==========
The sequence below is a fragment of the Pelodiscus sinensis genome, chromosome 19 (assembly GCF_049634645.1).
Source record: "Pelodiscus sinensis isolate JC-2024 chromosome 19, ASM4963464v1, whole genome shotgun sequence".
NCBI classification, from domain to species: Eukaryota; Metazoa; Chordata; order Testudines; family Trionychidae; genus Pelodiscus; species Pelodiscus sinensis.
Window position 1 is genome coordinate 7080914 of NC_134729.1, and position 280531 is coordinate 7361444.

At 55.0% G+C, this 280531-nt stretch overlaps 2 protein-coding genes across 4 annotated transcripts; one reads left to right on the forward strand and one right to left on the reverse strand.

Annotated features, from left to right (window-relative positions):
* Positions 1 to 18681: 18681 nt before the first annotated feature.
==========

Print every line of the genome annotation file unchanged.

The sequence below is a fragment of the Pelodiscus sinensis genome, chromosome 19 (assembly GCF_049634645.1).
Source record: "Pelodiscus sinensis isolate JC-2024 chromosome 19, ASM4963464v1, whole genome shotgun sequence".
NCBI classification, from domain to species: Eukaryota; Metazoa; Chordata; order Testudines; family Trionychidae; genus Pelodiscus; species Pelodiscus sinensis.
Window position 1 is genome coordinate 7080914 of NC_134729.1, and position 280531 is coordinate 7361444.

At 55.0% G+C, this 280531-nt stretch overlaps 2 protein-coding genes across 4 annotated transcripts; one reads left to right on the forward strand and one right to left on the reverse strand.

Annotated features, from left to right (window-relative positions):
* Positions 1 to 18681: 18681 nt before the first annotated feature.